Ninety miles off the Florida coast is an island nation of 11 million people badly in need of the Midwest’s agricultural products, equipment and expertise. So it’s fitting that our region’s political and business leaders are at the forefront of a timely debate over ending a Cold War relic — the 54-year-old U.S. trade embargo with Cuba.

This month, Minnesota’s senior U.S. senator, Democrat Amy Klobuchar, introduced the “Freedom to Export to Cuba Act of 2015.” If passed, it would repeal or amend the long-entrenched laws that have restricted trade between the two nations during the Castro regime’s repressive rule. The bill’s introduction comes on the heels of President Obama’s historic use of executive power in December to re-establish diplomatic relations and ease travel restrictions. But congressional action is needed to end the embargo. Klobuchar’s bill is a sensible start toward making that happen.

After more than a half century of hoping that political and economic isolation would loosen the Castro brothers’ grip on the island, it’s time to acknowledge that a fresh approach is needed. The embargo’s demise would not be a victory for the aging Fidel and Raul Castro. Instead it would deprive them of their favorite scapegoat — the United States — for Communist policies that only brought hunger, hardship and repression.

Ending the embargo would also foster trade and cultural ties that would empower Cubans to push for reforms while opening up new markets for both American and Cuban goods.

That’s why the debate over Klobuchar’s bill shouldn’t be whether to lift the embargo, but rather on how best to do it. That discussion should include the perspectives of Cuban policy experts, American business leaders and those who are members of the influential community of Cuban-Americans with family ties to the island.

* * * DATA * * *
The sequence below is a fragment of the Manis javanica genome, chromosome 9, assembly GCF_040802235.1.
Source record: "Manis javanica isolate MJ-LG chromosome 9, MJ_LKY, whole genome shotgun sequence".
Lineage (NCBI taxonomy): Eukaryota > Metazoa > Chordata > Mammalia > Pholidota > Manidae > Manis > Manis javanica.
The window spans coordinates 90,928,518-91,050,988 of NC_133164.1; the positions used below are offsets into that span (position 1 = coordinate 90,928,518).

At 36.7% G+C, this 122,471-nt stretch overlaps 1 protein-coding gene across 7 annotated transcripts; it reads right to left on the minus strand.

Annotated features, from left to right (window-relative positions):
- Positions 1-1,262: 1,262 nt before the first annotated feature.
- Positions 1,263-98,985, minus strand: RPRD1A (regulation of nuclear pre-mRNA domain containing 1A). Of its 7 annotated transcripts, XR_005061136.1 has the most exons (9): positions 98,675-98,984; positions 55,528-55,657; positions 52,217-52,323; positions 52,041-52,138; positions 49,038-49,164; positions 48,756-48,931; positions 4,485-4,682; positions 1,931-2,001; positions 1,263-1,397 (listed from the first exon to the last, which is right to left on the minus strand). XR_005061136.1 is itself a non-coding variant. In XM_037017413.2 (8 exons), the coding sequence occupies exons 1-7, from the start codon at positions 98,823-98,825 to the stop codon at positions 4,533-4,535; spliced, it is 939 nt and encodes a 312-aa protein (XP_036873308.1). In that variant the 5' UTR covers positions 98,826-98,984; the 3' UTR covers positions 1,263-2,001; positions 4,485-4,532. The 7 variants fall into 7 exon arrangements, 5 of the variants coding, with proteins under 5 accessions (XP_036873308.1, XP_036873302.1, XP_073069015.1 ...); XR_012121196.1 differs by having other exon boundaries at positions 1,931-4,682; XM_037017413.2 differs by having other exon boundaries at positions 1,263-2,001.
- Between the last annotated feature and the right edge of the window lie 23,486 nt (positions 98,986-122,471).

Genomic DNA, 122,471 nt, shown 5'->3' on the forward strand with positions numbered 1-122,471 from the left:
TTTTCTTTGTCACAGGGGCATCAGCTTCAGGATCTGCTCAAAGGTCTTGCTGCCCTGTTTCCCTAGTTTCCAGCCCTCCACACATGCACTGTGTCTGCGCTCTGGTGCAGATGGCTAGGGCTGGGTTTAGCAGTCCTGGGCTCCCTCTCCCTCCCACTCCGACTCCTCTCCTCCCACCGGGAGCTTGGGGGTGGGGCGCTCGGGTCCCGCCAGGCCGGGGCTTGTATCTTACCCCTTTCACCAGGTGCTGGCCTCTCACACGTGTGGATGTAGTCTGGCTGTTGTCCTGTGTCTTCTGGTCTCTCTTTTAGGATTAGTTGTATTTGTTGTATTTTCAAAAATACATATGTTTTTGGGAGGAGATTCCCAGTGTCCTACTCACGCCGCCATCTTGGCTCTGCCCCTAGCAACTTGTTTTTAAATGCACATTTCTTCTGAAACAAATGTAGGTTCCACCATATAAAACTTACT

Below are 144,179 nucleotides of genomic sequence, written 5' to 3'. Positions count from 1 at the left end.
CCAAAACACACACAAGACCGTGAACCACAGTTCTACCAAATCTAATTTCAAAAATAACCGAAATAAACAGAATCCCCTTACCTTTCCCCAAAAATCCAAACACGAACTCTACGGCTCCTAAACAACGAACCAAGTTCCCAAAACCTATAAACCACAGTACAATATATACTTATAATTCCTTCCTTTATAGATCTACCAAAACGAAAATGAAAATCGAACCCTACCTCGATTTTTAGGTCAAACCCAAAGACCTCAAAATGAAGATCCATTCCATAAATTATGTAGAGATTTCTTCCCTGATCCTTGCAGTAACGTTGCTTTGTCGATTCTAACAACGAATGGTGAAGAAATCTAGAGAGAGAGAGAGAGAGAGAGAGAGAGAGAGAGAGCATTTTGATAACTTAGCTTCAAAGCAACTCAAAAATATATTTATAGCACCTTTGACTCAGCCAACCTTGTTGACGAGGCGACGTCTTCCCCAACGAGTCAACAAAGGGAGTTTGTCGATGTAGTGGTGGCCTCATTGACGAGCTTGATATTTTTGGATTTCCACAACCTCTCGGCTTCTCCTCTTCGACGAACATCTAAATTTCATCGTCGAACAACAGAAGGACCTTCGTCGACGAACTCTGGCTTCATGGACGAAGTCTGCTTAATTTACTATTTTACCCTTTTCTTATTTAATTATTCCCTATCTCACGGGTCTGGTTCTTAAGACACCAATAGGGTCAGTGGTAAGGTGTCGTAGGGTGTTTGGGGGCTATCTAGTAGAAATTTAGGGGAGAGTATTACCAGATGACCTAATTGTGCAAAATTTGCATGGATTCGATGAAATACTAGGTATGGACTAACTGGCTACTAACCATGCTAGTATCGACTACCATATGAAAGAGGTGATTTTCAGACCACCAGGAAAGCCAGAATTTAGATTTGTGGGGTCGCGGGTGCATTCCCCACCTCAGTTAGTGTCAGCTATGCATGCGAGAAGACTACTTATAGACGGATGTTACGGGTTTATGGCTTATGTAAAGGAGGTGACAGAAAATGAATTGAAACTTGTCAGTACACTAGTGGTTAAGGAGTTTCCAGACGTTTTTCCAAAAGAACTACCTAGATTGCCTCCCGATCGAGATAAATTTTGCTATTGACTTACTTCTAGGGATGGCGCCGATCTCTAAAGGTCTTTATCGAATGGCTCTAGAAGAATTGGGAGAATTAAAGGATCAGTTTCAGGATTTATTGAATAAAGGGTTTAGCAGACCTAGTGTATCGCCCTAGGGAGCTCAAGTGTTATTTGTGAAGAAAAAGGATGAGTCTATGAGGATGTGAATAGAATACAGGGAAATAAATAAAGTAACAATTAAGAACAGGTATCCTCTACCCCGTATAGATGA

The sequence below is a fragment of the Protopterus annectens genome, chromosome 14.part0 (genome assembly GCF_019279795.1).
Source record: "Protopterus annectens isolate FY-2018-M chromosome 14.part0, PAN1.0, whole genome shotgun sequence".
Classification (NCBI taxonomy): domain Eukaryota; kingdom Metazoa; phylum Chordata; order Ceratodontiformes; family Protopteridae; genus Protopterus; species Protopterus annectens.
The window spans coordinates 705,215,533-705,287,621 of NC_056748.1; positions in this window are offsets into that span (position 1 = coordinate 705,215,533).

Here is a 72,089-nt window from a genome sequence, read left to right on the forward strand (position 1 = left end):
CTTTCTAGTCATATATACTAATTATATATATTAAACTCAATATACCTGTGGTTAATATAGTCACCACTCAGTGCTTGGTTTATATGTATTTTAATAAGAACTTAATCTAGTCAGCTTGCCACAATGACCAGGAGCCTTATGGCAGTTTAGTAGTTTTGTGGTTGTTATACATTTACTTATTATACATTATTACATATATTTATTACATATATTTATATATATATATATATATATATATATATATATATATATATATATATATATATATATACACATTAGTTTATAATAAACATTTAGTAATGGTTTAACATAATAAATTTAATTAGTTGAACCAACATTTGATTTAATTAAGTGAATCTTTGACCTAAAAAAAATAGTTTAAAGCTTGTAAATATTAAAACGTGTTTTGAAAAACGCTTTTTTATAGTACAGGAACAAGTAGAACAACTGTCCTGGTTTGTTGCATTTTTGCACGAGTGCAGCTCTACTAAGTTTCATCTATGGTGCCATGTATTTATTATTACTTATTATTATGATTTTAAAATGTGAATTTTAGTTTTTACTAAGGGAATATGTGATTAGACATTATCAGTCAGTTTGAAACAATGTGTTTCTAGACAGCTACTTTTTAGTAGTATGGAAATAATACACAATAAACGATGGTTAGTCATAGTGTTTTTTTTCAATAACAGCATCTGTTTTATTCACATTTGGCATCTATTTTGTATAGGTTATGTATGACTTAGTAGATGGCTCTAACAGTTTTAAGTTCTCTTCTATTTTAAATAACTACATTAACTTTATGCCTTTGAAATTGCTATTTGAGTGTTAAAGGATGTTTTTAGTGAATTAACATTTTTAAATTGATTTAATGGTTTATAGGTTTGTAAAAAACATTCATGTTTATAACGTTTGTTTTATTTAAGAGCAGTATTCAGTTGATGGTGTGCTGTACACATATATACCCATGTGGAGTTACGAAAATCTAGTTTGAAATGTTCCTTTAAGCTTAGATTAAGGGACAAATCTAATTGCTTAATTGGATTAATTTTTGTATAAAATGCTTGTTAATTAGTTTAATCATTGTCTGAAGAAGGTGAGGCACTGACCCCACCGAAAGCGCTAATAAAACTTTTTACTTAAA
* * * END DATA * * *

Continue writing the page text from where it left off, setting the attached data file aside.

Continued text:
Unfortunately, committee hearings on Cuban trade relations in the Republican-controlled U.S. House have so far been dominated by anti-Communist hard-liners and have failed to yield to updated views and information.

Klobuchar’s legislation, which has two Republican cosponsors, takes a bold and different tack. It proposes an all-at-once approach to ending the embargo, though it “does not repeal human rights or property claims provisions of previous legislation,’’ as the bill’s congressional summary states.

Proponents of this full-bore approach include an influential coalition of agricultural industry interests, including Minnesota-based Cargill Inc. Cargill executive Devry Boughner Vorwerk is the chair of new agricultural industry coalition pushing to swiftly end the trade embargo. A key reason: Competitors from other countries are moving quickly into Cuba.

How quickly the embargo should be lifted is a critical question without a clear answer. In contrast to the agricultural coalition, experts such as Gary Hufbauer of the Peterson Institute for International Economics advocate incrementally lifting it. That would give the Cuban economy time to acclimate and prevent it from ending up like Russia, he said, where a few wealthy and connected interests dominate the post-Communist economy.

A slower approach also would allow the United States to attach conditions — such as human-rights improvements — to the new policy. That could help satisfy Cuban policy hard-liners and potentially improve the legislation’s chances of passing.

Klobuchar, who often pushes relatively noncontroversial legislation, is to be commended for taking on such a divisive issue. Forging the consensus needed for passage will be difficult, but this is a battle worthy of her skills.